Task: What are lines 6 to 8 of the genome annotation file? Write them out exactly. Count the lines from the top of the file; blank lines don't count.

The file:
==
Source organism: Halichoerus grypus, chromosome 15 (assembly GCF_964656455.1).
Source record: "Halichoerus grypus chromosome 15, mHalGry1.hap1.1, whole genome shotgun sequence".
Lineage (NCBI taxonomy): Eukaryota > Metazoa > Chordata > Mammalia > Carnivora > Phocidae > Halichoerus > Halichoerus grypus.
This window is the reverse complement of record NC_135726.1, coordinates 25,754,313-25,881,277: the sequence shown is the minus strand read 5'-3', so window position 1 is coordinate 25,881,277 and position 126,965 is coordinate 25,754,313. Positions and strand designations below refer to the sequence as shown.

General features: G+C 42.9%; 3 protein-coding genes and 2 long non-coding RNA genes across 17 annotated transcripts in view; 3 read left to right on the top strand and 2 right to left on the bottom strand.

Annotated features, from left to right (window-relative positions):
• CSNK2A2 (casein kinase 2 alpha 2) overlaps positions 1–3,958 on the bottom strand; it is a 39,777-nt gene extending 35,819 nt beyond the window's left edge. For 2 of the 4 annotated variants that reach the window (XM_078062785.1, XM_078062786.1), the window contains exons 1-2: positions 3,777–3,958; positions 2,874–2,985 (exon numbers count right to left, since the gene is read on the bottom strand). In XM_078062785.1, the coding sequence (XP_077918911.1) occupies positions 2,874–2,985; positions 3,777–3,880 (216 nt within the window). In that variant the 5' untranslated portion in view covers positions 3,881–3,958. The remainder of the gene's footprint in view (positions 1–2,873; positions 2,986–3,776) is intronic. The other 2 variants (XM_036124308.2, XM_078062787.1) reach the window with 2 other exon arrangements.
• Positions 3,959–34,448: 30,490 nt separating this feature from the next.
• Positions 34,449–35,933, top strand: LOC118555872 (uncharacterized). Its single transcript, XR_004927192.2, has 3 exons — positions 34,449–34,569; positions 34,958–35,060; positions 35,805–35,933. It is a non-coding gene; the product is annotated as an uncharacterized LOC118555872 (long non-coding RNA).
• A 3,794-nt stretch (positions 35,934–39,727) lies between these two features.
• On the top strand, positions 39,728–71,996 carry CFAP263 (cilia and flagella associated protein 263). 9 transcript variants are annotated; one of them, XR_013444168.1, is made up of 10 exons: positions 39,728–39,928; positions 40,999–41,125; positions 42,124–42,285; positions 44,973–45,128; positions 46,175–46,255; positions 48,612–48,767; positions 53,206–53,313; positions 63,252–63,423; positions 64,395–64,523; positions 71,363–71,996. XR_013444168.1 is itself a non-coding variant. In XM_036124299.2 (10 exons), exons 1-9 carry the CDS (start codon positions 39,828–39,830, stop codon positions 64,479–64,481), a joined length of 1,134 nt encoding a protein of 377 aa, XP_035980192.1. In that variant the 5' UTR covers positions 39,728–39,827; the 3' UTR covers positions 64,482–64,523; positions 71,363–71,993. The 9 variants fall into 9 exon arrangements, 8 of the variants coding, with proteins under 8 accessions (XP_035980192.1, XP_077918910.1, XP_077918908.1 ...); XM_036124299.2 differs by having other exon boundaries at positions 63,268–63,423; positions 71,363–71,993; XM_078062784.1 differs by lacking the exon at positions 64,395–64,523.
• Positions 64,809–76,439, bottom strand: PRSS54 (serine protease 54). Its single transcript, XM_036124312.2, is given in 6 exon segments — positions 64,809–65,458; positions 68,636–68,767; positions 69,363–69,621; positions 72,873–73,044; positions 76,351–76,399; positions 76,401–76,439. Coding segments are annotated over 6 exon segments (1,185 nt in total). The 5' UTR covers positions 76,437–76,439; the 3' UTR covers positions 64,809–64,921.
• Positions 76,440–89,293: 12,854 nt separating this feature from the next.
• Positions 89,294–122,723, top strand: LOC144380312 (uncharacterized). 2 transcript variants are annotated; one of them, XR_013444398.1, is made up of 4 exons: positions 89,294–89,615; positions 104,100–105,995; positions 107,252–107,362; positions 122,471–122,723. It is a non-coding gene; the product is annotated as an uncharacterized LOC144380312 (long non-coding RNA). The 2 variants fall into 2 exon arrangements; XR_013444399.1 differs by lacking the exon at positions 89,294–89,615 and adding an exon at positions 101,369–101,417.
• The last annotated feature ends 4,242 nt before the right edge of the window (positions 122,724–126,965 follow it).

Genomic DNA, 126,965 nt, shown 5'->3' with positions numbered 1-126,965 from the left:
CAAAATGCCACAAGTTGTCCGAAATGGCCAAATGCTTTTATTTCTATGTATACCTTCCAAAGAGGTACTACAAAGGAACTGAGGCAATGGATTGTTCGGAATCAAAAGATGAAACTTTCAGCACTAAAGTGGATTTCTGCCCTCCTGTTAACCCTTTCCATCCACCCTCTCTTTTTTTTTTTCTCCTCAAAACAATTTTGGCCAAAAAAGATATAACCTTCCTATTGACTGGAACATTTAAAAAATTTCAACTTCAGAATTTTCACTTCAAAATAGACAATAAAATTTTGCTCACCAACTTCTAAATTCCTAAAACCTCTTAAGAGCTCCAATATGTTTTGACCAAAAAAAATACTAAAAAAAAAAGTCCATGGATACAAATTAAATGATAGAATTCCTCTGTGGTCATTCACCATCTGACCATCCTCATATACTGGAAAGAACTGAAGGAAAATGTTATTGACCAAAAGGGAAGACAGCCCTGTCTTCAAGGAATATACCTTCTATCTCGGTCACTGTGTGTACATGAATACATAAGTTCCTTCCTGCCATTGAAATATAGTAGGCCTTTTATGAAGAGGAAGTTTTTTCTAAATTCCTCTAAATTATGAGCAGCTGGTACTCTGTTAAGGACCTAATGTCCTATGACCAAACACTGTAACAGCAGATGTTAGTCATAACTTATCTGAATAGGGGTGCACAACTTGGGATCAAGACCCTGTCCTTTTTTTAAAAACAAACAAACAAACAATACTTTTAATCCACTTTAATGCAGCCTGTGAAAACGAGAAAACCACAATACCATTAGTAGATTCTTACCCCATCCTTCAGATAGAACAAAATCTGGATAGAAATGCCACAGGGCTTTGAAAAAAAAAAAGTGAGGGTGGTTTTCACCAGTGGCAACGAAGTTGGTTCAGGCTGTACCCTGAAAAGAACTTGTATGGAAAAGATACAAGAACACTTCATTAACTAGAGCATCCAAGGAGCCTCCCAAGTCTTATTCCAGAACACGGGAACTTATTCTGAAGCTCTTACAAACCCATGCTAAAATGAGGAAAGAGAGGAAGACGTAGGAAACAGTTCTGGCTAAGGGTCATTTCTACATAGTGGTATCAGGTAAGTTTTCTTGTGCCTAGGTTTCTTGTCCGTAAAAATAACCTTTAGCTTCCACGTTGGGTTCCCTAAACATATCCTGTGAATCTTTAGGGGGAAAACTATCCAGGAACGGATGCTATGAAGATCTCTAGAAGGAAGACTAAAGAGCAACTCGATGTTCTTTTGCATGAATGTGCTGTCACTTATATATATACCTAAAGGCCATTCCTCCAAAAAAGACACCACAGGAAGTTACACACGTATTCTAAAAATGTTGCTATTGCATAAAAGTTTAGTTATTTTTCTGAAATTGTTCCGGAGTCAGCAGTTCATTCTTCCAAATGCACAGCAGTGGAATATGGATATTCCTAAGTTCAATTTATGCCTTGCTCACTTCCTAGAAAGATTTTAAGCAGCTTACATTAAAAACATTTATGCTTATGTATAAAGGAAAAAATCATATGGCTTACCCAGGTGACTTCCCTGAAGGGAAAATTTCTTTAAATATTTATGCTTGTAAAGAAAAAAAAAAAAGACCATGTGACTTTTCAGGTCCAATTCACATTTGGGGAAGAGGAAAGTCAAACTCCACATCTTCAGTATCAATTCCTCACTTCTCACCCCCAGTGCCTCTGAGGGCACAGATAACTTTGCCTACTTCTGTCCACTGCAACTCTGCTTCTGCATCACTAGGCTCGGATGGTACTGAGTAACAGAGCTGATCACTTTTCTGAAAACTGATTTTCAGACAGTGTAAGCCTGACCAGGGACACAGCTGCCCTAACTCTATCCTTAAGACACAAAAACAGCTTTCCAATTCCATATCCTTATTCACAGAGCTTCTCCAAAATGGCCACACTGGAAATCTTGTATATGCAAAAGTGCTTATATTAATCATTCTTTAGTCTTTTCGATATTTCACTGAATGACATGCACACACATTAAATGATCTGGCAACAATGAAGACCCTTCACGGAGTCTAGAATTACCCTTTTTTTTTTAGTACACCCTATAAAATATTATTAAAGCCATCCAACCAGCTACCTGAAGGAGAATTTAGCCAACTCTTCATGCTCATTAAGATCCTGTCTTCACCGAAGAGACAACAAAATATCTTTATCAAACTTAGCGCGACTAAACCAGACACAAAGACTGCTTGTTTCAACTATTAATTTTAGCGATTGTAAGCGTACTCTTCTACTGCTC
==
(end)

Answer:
Annotated features, from left to right (window-relative positions):
• CSNK2A2 (casein kinase 2 alpha 2) overlaps positions 1–3,958 on the bottom strand; it is a 39,777-nt gene extending 35,819 nt beyond the window's left edge. For 2 of the 4 annotated variants that reach the window (XM_078062785.1, XM_078062786.1), the window contains exons 1-2: positions 3,777–3,958; positions 2,874–2,985 (exon numbers count right to left, since the gene is read on the bottom strand). In XM_078062785.1, the coding sequence (XP_077918911.1) occupies positions 2,874–2,985; positions 3,777–3,880 (216 nt within the window). In that variant the 5' untranslated portion in view covers positions 3,881–3,958. The remainder of the gene's footprint in view (positions 1–2,873; positions 2,986–3,776) is intronic. The other 2 variants (XM_036124308.2, XM_078062787.1) reach the window with 2 other exon arrangements.
• Positions 3,959–34,448: 30,490 nt separating this feature from the next.